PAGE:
U.K. House Prices to Rise Due to Supply Shortage, Surveyors Say
(Bloomberg) -- U.K. house prices are likely to surge further in the next year because of a shortage of new properties coming onto the market, an industry survey showed.
The figures from the Royal Institution of Chartered Surveyors suggest that the expiration of a tax break on purchases will do little to slow what’s been a red-hot market. It’s one of the signals that inflation is picking up across the U.K. and starting to alarm policy makers at the Bank of England.
RICS said the number of estate agents seeing new properties come to market in July fell to its lowest since April 2020. A balance of 66% of respondents to the survey expected prices to rise in the next year, up 10 points from June. Areas far from city centers benefited most, notably the north of England, Wales and East Anglia.
“Buyers are continuing to place a premium on space with the prospect of a hybrid model of work being adopted by many organizations,” said Simon Rubinsohn, chief economist at RICS.
A net balance of 79% of property appraisers saw an increase in prices in July, just shy of the 82% reading the month before.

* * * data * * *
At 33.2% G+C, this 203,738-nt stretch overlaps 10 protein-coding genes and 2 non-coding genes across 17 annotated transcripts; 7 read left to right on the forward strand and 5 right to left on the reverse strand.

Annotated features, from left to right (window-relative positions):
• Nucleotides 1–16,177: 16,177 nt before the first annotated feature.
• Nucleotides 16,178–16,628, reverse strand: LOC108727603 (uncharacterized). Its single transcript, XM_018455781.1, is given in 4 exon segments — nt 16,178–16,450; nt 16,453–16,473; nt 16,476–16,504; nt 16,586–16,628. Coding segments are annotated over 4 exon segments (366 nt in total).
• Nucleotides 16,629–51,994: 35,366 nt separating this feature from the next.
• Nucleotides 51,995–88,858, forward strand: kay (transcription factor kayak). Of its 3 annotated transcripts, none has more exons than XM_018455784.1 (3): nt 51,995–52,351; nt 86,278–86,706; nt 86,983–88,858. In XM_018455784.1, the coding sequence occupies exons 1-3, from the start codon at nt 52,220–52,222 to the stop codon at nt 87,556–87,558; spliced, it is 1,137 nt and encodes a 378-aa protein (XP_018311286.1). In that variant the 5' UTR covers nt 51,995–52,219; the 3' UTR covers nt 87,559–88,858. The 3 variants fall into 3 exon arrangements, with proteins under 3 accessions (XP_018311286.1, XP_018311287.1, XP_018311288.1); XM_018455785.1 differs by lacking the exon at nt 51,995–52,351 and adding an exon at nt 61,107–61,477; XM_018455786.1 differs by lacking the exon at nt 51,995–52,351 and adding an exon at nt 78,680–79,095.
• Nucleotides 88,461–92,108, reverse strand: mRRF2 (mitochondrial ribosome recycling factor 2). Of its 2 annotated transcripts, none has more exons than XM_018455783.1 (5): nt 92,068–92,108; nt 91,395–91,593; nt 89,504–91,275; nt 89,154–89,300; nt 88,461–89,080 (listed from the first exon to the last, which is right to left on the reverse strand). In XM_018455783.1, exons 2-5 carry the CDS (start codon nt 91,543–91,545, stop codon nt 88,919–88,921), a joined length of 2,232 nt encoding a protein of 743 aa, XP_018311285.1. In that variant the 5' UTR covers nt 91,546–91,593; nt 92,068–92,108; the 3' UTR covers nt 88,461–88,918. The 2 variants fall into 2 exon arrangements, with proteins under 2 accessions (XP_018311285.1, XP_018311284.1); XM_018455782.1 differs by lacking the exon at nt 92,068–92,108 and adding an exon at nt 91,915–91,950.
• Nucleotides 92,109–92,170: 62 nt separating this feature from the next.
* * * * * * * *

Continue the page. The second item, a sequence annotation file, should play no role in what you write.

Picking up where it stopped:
Separate data from Rightmove showed that buyers continued the “rush for room,” opting for homes with gardens and more space rather than flats, as pandemic lockdowns forced millions of office staff to work remotely.
The average asking price of apartments has climbed about 1% since the start of the pandemic while detached houses rose 10%.
“Flats were temporarily out of favor as people sought bigger homes with more space further out, but we’re starting to see that trend start to shift back,” said Tim Bannister, director of property data at Rightmove.
The number of agreed sales of flats rose 14% in June and July from the year before and were 24% higher than the same months in 2019.
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